I knew at 7:05 this morning that I was done with humanity for the day.
This was not a good development because I had only been awake for 90 minutes and I was staring down the barrel of a twelve-hour workday where I had to teach which included such Kum-bah-yah concepts as encouraging and inspiring. It was going to be a long, LONG day.
And you'll never guess what happened...
What happened was...exactly what I thought was going to happen. It was a long, LONG day. Students were in various states of preparedness or lack thereof. I never got the morning memo that I was driving the invisible car, and was getting cut off here there and everywhere. It was cold and snowflake-ish. I left for work that morning in the dark and left teaching that night in the dark, feeling like a troll and wondering if I was growing moss. My nylons decided to self-destruct in 27 places simultaneously, leaving me nothing but shreds and no time to buy a backup pair. If one thing went right today, it was that I was wearing a longer-than-usual skirt and my unintentional fishnets weren't nearly as noticeable as they could have been. Small favors, right?
At 4pm I walked over to teach my class. I was looking forward to this one only because for once, the students were going to do the talking. They were all assigned to bring in something to listen to. The only requirement -- it had to have singing in it. I didn't care if it was pop, rock, country, broadway, jazz, world, folk and children's music. It just had to have singing. And the students were to play it and talk about it. Talk about the voice, and the singing style and what instruments they heard. Talk about why they liked it, and why they brought it to class. The in-class presentations couldn't have come at a better time, because today I honestly felt talked-out. I was ready for someone else to offer up their opinion. And besides, I really like to hear what they come up with.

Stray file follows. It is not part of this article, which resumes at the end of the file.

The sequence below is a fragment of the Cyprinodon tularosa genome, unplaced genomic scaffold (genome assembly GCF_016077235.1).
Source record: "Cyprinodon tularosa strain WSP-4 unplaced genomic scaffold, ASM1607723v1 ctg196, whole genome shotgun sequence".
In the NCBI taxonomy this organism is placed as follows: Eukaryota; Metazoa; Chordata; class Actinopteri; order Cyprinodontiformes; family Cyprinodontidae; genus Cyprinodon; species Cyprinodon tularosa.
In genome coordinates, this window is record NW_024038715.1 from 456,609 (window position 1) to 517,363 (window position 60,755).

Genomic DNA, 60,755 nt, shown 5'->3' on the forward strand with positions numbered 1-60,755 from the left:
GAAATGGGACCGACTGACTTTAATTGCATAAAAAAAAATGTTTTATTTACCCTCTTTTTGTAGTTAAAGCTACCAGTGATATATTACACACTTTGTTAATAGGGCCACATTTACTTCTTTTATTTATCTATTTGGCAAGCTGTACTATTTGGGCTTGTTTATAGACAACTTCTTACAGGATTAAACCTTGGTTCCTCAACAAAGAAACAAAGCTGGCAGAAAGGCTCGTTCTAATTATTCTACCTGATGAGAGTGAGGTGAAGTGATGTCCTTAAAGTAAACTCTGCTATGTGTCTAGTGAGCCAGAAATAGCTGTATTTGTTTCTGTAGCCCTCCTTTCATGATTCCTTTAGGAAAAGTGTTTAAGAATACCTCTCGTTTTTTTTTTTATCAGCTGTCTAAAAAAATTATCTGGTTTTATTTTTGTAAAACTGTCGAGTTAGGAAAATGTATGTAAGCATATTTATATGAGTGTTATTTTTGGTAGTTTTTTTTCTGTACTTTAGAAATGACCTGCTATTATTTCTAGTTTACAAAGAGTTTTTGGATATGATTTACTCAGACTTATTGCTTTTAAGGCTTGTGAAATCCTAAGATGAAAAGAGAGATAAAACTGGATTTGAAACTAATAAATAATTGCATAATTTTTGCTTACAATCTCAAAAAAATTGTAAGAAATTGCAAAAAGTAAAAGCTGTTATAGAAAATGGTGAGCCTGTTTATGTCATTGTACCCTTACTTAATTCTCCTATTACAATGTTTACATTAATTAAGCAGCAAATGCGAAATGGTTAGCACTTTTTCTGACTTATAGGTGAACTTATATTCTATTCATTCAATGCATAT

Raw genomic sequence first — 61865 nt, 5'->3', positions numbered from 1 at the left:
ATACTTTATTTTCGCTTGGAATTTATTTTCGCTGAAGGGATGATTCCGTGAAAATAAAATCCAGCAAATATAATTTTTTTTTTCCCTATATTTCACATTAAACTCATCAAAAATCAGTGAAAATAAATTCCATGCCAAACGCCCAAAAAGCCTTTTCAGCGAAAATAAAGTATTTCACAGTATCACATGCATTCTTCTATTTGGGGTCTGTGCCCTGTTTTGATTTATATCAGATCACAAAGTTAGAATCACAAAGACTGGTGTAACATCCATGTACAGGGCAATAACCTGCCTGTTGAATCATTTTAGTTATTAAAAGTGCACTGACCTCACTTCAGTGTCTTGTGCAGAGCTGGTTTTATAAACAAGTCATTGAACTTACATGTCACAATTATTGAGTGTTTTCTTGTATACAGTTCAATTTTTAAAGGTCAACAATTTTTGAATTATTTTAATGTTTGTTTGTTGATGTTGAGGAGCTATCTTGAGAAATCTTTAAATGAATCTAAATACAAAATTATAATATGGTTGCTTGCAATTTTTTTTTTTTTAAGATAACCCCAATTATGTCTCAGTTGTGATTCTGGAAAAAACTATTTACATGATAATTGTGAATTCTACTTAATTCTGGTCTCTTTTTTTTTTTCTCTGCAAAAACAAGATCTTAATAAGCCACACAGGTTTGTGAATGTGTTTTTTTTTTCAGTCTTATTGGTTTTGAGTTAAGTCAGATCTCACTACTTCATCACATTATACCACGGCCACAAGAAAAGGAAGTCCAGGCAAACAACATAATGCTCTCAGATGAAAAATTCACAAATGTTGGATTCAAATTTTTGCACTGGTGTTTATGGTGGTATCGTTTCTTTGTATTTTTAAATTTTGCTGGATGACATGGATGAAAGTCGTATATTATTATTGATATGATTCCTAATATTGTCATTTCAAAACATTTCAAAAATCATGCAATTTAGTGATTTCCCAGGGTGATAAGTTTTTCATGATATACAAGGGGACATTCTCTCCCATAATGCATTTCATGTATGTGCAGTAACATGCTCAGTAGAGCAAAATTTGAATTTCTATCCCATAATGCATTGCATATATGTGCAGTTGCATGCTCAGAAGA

This year, among other selections, we got some pop Latin (Spanish), some acoustic Indie, some crossover classical-lite, some Celtic, and something with voice and electric cellos. No kidding. The observations were basic but decent. They talked about the singing style, the ease (or lack thereof) in the sound, the instrumentation, the form of the song and the lyrics. Several of the songs (which I did not know) were pretty catchy, with interesting rhythms, rich harmonies, beautiful melodies, or just highly unusual sounds (electric cellos, I'm looking at you!). The very last student of the day played a song by a popular acoustic indy singer. It was a song I actually knew (amazing) and owned (doubly amazing!). Like all students, the last question I asked was, "why did you choose this song?" The answer was a blush, a bit of an embarassed smile, and the confession, "it just makes me happy."
Right then, in the midst of my terrible, horrible, no-good, very bad day, I smiled. It didn't erase the rest of the mess like some sort of magical, musical Etch-A-Sketch, but in that brief moment I was grateful for the reminder that despite it all, music was always there to cheer, console, encourage or inspire. Lord knows I was never going to see it or hear it today, but assignment or not, someone else did, and shared the joy.
Seeing someone else touched by a song just made me happy.
And that was good enough for today.